Closing Open Joints In Wood Wall Moldings
- Procedure code:
- Hspg Prepared For Nps - Sero
- Wood and Plastics
- Wood Ornaments
- Last Modified:
CLOSING OPEN JOINTS IN WOOD WALL MOLDINGS
A. This procedure includes guidance on closing an open joint
in wood wall molding by removing and reinstalling or,
when removal is not possible, by filling the piece.
B. An open joint in wood wall ornament is usually the result
of paint build-up. To repair an open joint, all excess
paint must be removed. This procedure provides guidance
ONLY for repairing open joints. See 06400-07-R, 06400-02-S
and 06400-09-R for information on removal of paint
C. See 01100-07-S for general project guidelines to be
reviewed along with this procedure. These guidelines
cover the following sections:
1. Safety Precautions
2. Historic Structures Precautions
4. Quality Assurance
5. Delivery, Storage and Handling
6. Project/Site Conditions
7. Sequencing and Scheduling
8. General Protection (Surface and Surrounding)
These guidelines should be reviewed prior to performing
this procedure and should be followed, when applicable,
along with recommendations from the Regional Historic
Preservation Officer (RHPO).
A. Paint removal chemicals (if needed)
B. Wood filler
A. Utility knife or scraper to cut paint film
B. 2 inch wide blade putty knives
D. 2 prybars
E. Nail puller
F. Carpenter's nippers for nail heads
G. Heat gun or plate for paint removal (see 06400-09-R for
special precautions when using heat to remove paint from
H. Scraper or chisel for cleaning joint
I. Saw to undercut miter
J. Drill for possible pilot hole
A. Surface Preparation: Adjacent surfaces and permanent
equipment must be masked or covered during repair and
maintenance. Coverings must be adhered without adhesive
tape or nails. Impervious sheeting that produces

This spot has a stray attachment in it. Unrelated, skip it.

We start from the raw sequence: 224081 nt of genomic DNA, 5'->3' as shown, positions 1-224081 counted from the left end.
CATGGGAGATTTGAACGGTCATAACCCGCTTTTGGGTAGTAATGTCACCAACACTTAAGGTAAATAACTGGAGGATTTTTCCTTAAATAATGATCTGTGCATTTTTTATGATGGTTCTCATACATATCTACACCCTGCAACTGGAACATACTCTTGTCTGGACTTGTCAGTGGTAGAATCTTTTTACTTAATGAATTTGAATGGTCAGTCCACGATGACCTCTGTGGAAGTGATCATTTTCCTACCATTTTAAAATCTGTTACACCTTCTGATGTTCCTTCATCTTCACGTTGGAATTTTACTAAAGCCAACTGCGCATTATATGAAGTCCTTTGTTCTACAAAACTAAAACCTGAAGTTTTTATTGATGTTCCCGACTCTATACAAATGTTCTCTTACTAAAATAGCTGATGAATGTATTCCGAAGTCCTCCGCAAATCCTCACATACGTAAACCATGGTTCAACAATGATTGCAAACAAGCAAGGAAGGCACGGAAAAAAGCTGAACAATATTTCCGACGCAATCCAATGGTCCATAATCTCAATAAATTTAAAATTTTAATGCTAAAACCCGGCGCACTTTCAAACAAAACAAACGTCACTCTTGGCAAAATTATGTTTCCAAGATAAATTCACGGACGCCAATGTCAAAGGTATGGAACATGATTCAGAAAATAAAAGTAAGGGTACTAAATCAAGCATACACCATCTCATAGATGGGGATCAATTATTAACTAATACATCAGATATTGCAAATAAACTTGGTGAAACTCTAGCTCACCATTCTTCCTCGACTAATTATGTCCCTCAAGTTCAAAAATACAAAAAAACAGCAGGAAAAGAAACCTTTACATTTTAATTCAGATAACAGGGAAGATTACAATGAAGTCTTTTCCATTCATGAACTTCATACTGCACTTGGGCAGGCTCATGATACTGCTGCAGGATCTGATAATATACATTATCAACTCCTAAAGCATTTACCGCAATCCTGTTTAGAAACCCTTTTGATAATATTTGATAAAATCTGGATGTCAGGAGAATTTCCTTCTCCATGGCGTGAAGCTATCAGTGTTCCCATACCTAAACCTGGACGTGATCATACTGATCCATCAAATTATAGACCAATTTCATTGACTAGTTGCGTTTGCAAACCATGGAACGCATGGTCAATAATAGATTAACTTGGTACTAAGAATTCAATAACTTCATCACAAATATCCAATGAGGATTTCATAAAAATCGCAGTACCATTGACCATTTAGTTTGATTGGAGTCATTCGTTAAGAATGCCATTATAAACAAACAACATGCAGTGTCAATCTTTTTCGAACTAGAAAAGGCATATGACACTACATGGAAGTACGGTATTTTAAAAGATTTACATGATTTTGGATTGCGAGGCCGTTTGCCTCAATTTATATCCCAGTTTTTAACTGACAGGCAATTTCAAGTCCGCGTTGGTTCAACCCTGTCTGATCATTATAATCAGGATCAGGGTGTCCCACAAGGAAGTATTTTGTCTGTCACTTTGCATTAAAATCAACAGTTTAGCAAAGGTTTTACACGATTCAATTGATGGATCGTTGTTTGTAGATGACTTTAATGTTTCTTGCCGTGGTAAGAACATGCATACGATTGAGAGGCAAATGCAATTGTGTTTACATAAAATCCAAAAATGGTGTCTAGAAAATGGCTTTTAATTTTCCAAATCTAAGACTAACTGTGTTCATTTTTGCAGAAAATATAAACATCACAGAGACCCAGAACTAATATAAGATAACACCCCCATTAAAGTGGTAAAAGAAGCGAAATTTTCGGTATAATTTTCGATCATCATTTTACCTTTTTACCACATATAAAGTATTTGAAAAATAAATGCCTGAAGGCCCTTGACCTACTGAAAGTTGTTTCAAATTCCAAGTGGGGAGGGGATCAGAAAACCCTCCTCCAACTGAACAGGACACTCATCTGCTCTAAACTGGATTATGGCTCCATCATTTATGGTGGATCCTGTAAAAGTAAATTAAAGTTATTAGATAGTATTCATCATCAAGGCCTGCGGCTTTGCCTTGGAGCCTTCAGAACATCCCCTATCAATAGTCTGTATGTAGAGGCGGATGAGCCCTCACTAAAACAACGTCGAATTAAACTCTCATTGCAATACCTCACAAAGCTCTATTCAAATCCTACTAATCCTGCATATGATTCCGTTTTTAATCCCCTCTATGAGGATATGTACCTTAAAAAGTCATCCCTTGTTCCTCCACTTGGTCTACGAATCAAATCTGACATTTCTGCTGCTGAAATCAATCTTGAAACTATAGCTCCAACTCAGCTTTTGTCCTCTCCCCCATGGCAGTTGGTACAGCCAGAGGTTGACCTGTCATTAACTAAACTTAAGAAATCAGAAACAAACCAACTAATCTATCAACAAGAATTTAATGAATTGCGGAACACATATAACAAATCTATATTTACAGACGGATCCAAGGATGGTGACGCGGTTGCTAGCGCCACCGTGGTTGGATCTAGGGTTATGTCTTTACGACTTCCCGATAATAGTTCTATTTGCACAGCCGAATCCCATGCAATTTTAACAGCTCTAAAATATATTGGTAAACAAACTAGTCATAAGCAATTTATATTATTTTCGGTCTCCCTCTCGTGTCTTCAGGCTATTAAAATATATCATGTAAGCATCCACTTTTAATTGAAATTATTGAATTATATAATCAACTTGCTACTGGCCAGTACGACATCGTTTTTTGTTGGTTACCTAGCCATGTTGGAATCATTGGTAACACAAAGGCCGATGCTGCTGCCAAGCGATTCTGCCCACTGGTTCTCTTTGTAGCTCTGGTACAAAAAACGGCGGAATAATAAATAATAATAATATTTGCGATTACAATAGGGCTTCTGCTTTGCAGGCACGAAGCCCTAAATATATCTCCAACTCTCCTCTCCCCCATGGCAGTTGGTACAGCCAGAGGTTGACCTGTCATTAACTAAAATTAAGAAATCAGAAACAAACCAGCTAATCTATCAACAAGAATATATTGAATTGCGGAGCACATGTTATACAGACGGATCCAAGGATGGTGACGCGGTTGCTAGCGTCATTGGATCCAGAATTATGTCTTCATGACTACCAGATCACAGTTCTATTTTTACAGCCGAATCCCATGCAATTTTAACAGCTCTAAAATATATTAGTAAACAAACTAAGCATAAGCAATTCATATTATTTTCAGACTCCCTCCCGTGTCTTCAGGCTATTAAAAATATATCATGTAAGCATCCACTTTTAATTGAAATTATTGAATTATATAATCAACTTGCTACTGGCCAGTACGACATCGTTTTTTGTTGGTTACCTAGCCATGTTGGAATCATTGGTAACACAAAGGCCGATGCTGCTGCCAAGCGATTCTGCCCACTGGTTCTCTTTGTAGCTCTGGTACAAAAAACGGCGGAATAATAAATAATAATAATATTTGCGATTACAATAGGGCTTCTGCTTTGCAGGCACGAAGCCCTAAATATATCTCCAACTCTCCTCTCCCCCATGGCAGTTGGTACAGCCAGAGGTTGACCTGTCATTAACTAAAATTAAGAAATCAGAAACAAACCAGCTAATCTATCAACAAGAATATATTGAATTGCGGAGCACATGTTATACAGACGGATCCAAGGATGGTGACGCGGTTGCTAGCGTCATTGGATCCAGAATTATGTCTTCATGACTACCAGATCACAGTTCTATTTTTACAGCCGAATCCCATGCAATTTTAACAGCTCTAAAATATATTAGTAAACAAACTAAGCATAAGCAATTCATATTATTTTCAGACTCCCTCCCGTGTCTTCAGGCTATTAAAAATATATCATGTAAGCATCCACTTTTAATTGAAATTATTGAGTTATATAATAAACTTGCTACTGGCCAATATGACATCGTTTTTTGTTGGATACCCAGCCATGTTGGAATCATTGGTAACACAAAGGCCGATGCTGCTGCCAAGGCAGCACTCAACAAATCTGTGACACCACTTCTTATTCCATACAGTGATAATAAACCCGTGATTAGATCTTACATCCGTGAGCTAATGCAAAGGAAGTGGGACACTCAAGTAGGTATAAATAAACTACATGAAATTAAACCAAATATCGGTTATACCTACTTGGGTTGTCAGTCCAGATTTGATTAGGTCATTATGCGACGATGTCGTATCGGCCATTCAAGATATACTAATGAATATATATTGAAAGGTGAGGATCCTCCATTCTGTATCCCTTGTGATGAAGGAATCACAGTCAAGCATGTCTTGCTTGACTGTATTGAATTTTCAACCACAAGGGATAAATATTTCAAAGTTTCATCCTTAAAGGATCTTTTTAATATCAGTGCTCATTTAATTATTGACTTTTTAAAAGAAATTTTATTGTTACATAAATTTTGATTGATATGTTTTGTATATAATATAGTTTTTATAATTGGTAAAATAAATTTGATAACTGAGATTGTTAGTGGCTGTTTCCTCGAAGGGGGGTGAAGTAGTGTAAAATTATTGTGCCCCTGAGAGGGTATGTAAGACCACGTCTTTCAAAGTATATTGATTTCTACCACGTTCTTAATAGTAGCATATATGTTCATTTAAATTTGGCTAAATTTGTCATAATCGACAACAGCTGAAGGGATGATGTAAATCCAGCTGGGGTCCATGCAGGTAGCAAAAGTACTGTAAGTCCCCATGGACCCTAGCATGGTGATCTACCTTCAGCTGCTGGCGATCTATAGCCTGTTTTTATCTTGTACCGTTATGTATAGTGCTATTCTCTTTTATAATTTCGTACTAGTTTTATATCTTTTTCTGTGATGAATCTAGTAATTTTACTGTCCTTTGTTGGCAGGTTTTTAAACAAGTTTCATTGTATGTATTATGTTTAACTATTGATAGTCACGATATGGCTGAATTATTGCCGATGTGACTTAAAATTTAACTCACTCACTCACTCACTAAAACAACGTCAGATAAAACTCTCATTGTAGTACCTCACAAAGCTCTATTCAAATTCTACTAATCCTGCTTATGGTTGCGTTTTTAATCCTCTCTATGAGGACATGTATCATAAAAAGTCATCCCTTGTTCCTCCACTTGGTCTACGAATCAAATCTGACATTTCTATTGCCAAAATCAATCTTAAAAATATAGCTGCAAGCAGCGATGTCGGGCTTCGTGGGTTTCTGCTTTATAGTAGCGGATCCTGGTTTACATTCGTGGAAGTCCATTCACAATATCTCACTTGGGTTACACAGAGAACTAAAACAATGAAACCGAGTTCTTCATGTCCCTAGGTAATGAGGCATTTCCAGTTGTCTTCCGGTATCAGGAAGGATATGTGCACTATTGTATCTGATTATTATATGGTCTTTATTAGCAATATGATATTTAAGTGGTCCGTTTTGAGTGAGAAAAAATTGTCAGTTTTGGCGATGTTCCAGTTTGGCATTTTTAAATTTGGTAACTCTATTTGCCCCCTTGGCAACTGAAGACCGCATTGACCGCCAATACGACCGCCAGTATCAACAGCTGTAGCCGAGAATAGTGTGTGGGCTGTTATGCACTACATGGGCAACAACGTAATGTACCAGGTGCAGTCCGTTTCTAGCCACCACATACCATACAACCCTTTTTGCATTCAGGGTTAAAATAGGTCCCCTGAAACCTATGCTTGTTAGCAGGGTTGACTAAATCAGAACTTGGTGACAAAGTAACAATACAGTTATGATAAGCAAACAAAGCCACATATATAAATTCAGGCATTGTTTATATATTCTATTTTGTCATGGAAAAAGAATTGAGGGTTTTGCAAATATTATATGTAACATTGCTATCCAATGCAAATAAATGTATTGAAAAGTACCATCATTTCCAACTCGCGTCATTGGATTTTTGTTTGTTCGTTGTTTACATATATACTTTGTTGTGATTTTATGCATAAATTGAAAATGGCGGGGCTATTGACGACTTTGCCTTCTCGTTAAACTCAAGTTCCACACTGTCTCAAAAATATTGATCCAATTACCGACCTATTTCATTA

condensation shall not be used.
3.02 ERECTION, INSTALLATION, APPLICATION
NOTE: The repair of an open joint involves the removal and
reinstallation of the molding, or the filling of open joints
with wood filler. ONLY WHEN A JOINT CANNOT BE CLOSED SHOULD
IT BE FILLED.
A. Removing molding - Start at an inconspicuous corner. Cut
paint build-up or wallpaper overlap between trim and
1. Insert two putty knives into edge of board to
protect molding and wall. Carefully hammer the
bent end of prybar between putty knives.
2. Using wall as a fulcrum, work the molding away from
the wall until a nail is spotted. Hold space open
with another prybar or shingle and pry at location
of nail. Continue until all nails are exposed and
trim is loose. Remove trim by hand.
3. If two moldings are attached to each other,
carefully use two prybars against each other.
4. Label all removed pieces so that they can be
identified and reassembled properly.
B. Cleaning molding - Remove all nails by pulling finish
nails through the back of molding. Carefully cut the
heads off larger nails and pull the remainder through the
1. Remove paint from molding at joints with heat or
chemicals (see 06400-07-R, 06400-02-S and 06400-09-R
for guidance. Carefully scrape joint clean with
chisel or scraper.
2. If open joint is a miter, undercut miter at one or
C. Reinstalling molding - Temporarily position piece by
nailing a finish nail half way in though existing nail
1. If position is correct, nail in place. Hammer the
nail at a different angle through same hole. Use
nailset to sink final few blows so as not to damage
surface of wood.
2. A new nail hole may be required if a piece is less
than 5/8" thick. To avoid splitting, never nail
within 2" of board end, blunt the head of the nail
or snip it off, and/or drill a pilot hole.
D. Filling open joint - If joint cannot be restored to its
original position, remove as much paint as possible
according to manufacturer's instructions. Fill gap with
resilient wood filler and let dry. Add additional filler
if shrinkage occurs and sand to achieve a smooth finish.
END OF SECTION